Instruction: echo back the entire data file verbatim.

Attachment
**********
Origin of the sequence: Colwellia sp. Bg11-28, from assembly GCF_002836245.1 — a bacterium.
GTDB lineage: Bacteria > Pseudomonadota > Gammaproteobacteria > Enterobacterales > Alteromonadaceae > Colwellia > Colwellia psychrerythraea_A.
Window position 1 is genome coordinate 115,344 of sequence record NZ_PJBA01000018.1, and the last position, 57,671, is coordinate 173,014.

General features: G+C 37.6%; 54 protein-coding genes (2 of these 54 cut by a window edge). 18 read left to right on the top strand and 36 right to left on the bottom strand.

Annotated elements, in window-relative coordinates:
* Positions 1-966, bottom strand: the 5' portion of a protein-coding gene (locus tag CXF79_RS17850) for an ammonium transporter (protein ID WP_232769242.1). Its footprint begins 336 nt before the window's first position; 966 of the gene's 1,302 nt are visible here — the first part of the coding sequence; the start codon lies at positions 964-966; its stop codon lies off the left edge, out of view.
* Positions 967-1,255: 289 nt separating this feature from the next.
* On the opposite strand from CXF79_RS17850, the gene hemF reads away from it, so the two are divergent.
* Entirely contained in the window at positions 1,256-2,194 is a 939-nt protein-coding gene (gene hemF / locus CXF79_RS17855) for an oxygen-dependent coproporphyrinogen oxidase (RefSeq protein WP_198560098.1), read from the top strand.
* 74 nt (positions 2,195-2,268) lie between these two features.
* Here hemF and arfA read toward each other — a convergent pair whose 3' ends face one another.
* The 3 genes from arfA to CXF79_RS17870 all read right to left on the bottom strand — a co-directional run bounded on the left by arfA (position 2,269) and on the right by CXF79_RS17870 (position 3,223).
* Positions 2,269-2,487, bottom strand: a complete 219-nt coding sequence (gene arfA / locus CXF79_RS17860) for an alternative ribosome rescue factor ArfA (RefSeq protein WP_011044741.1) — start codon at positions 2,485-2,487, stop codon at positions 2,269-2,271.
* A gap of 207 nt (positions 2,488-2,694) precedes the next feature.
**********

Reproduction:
Origin of the sequence: Colwellia sp. Bg11-28, from assembly GCF_002836245.1 — a bacterium.
GTDB lineage: Bacteria > Pseudomonadota > Gammaproteobacteria > Enterobacterales > Alteromonadaceae > Colwellia > Colwellia psychrerythraea_A.
Window position 1 is genome coordinate 115,344 of sequence record NZ_PJBA01000018.1, and the last position, 57,671, is coordinate 173,014.

General features: G+C 37.6%; 54 protein-coding genes (2 of these 54 cut by a window edge). 18 read left to right on the top strand and 36 right to left on the bottom strand.

Annotated elements, in window-relative coordinates:
* Positions 1-966, bottom strand: the 5' portion of a protein-coding gene (locus tag CXF79_RS17850) for an ammonium transporter (protein ID WP_232769242.1). Its footprint begins 336 nt before the window's first position; 966 of the gene's 1,302 nt are visible here — the first part of the coding sequence; the start codon lies at positions 964-966; its stop codon lies off the left edge, out of view.
* Positions 967-1,255: 289 nt separating this feature from the next.
* On the opposite strand from CXF79_RS17850, the gene hemF reads away from it, so the two are divergent.
* Entirely contained in the window at positions 1,256-2,194 is a 939-nt protein-coding gene (gene hemF / locus CXF79_RS17855) for an oxygen-dependent coproporphyrinogen oxidase (RefSeq protein WP_198560098.1), read from the top strand.
* 74 nt (positions 2,195-2,268) lie between these two features.
* Here hemF and arfA read toward each other — a convergent pair whose 3' ends face one another.
* The 3 genes from arfA to CXF79_RS17870 all read right to left on the bottom strand — a co-directional run bounded on the left by arfA (position 2,269) and on the right by CXF79_RS17870 (position 3,223).
* Positions 2,269-2,487, bottom strand: a complete 219-nt coding sequence (gene arfA / locus CXF79_RS17860) for an alternative ribosome rescue factor ArfA (RefSeq protein WP_011044741.1) — start codon at positions 2,485-2,487, stop codon at positions 2,269-2,271.
* A gap of 207 nt (positions 2,488-2,694) precedes the next feature.